From the Editor

Debu Tripathy, MD
Debu Tripathy, MD

Well-differentiated neuroendocrine tumors (NETs) represent both a diverse set of tumors that can occur in many organs and sites, as well as a meaningful number of patients in most oncologic practices. Prior to the advent of drugs that now target the biological aspects of NETs, systemic treatments had little impact on outcome despite the often indolent nature of the disease.

In this issue of the American Journal of Hematology/ Oncology®, an overview of therapies titled “Are We Making Progress in Treatment of the Neuroendocrine Tumors?” highlights the importance of basic biology progress in developing effective treatments for NETs. First among these is the known presence of somatostatin (SS) receptors on many NETs. Octreotide and lanreotide, SS analogs, had been used to mitigate symptoms of carcinoid syndrome; ultimately, however, the former was shown to actually improve the time to tumor progression in 2009.1 Subsequently, radioactive SS analogs yielded similar benefits to nonradioactive analogs. An influential report that highlighted genomic lesions in NETs pointed to the PTEN/PI3K/mTOR pathway.2 This eventually led to a landmark trial that resulted in the first approval of this agent for NET.

The activation of angiogenesis is complex. It is mediated through hypoxia path- ways and multiple receptor-initiated proliferation pathways. Many tumors co-opt these pathways, but only some are successfully treated with antiangiogenic agents. The results of biological studies suggested this phenotype as a potential target. There is an effect on response rate from adding bevacizumab to everolimus, both with antiangiogenic activity, when treating pancreatic NETs, but without a difference in PFS.3,4 However, the antiangiogenic drug sunitinib is active and approved as a single agent, perhaps due to its multikinase–inhibiting activity that may also have antiproliferative effects.5

Further clues are being followed for NETs, including immune checkpoint and cyclin-dependent kinase inhibition, again highlighting the importance of studying biology to lead the direction of oncology treatment, especially for tumors that are rarer and more diverse. Collaborations among centers that tend to see larger cohorts of these patients has complemented scientific advances, and the coming years will likely result in even more progress.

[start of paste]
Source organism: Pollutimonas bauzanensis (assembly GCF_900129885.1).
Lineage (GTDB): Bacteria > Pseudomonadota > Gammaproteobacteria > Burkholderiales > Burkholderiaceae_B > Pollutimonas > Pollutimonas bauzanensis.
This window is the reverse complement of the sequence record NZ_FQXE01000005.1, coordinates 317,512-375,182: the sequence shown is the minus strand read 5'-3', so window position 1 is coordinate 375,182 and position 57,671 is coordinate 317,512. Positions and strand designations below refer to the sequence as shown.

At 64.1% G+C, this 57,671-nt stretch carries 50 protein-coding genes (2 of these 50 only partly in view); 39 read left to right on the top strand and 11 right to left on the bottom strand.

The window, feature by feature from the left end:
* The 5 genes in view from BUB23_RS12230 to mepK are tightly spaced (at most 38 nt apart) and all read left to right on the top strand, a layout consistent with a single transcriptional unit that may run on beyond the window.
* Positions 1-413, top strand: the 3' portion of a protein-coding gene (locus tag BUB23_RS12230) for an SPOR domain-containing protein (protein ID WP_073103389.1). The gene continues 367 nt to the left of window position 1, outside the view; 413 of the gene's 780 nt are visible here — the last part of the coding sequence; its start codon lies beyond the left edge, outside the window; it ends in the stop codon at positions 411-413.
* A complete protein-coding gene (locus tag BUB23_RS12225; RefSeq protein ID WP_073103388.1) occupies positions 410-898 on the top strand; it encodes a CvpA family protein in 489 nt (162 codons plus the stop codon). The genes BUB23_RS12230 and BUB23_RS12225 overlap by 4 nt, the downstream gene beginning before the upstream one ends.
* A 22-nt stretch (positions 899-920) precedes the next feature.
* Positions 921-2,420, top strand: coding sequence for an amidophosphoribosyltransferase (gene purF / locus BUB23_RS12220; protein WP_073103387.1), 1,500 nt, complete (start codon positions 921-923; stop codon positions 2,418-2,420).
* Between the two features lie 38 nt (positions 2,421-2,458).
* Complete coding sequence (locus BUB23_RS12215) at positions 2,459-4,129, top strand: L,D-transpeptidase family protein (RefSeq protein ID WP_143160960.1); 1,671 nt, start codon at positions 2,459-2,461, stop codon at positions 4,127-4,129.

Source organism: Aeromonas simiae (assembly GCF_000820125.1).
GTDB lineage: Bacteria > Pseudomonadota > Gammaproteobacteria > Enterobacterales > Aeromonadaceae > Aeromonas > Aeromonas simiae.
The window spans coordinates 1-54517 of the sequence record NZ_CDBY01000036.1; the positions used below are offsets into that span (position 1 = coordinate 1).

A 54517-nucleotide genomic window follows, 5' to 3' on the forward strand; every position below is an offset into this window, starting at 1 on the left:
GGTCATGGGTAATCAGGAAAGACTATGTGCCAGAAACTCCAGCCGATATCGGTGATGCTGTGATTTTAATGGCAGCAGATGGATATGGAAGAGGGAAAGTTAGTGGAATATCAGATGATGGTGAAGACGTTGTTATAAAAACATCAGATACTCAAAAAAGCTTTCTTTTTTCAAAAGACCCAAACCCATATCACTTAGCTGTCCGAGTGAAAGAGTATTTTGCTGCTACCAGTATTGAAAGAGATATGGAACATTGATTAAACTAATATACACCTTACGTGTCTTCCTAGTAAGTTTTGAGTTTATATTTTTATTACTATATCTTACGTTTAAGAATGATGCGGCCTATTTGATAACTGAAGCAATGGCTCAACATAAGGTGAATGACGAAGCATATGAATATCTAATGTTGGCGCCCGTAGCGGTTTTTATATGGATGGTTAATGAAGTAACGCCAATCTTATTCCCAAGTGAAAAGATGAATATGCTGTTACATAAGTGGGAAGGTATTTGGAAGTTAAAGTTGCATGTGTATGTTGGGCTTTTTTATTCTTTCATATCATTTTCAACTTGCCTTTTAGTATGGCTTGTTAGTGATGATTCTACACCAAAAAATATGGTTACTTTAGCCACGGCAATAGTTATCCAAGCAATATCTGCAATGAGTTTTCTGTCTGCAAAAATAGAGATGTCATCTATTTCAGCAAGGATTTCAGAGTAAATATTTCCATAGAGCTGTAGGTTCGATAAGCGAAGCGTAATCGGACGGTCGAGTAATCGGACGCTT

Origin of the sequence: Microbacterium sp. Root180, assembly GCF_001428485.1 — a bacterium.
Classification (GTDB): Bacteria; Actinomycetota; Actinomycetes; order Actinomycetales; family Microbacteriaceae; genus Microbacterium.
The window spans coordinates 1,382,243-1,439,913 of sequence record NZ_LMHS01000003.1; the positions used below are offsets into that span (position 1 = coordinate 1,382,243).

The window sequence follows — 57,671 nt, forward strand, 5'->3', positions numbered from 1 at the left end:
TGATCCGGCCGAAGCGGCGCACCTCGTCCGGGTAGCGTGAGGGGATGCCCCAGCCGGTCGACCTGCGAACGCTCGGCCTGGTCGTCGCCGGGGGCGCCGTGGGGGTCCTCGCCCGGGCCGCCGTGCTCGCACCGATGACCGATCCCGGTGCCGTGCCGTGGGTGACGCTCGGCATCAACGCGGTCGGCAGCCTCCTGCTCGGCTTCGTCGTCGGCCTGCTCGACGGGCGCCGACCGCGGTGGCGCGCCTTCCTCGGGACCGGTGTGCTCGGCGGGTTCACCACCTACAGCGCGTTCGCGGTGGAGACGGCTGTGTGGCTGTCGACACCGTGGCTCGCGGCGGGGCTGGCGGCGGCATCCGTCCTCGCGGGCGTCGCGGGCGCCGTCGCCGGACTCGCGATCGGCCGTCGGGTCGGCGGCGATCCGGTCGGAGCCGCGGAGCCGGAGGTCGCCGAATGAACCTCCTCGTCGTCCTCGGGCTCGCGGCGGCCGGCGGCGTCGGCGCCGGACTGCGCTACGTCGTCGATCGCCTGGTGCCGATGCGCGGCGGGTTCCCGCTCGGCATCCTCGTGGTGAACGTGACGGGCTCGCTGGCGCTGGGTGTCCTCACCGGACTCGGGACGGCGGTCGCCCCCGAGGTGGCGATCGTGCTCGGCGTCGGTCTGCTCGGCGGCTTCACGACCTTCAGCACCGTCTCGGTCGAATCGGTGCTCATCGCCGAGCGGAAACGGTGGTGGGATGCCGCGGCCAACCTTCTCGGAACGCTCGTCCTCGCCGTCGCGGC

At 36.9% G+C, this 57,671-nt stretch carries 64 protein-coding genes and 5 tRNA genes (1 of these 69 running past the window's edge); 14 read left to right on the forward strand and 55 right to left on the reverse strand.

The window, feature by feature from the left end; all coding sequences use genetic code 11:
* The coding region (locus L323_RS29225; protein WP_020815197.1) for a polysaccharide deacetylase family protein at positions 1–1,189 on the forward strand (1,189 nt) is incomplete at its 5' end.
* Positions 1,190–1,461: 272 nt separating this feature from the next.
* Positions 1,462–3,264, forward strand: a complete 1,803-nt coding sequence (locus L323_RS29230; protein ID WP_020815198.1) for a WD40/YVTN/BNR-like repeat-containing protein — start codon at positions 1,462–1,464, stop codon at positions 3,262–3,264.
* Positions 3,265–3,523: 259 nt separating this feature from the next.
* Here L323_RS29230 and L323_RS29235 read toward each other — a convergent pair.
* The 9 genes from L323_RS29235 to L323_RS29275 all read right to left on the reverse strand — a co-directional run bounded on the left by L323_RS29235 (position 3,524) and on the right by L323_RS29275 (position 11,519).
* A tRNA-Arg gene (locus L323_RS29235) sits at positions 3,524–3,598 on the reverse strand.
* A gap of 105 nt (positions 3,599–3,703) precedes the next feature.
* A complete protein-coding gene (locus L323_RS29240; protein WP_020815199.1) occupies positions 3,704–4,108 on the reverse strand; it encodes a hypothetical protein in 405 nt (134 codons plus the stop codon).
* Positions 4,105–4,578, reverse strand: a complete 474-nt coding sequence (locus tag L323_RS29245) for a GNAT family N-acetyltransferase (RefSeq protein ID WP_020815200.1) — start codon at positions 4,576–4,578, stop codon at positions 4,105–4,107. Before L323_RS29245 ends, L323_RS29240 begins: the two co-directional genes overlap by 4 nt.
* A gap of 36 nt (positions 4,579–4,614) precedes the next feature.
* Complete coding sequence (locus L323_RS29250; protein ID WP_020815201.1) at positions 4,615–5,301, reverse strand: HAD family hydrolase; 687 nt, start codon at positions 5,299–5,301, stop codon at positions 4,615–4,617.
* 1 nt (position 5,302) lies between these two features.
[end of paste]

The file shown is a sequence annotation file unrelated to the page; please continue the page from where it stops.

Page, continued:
1. Rinke A, Muller HH, Schade-Brittinger C, et al; PROMID Study Group. Placebo-controlled, double-blind, prospective, randomized study on the effect of octreotide LAR in the control of tumor growth in patients with metastatic neuroendocrine midgut tumors: a report from the PROMID Study Group. J Clin Oncol. 2009;27(28):4656-4663. doi: 10.1200/JCO.2009.22.8510.
  2. Jiao Y, Shi C, Edil BH, et al. DAXX/ATRX, MEN1, and mTOR pathway genes are frequently altered in pancreatic neuroendocrine tumors. Science. 2011;331(6021):1199-1203. doi: 10.1126/science.1200609.
  3. Yao JC, Shah MH, Ito T, et al; RAD001 in Advanced Neuroendocrine Tumors, Third Trial (RADIANT-3) Study Group. Everolimus for advanced pancreatic neuroendocrine tumors. N Engl J Med. 2011;364(6):514- 523. doi: 10.1056/NEJMoa1009290.
  4. Kulke MH, Niedzwiecki D, Foster NR, et al. Randomized phase II study of everolimus (E) versus everolimus plus bevacizumab (E+B) in patients (Pts) with locally advanced or metastatic pancreatic neuroendocrine tumors (pNET), CALGB 80701 (Alliance). Abstract presented at: 2015 ASCO Annual Meeting. J Clin Oncol. 2015;33(suppl; abstr 4005).
  5. Raymond E, Dahan L, Raoul JL, et al. Sunitinib malate for the treatment of pancreatic neuroendocrine tumors [erratum appears in N Engl J Med. 2011;364(11):1082]. N Engl J Med. 2011;364(6):501-513. doi: 10.1056/NEJMoa1003825.

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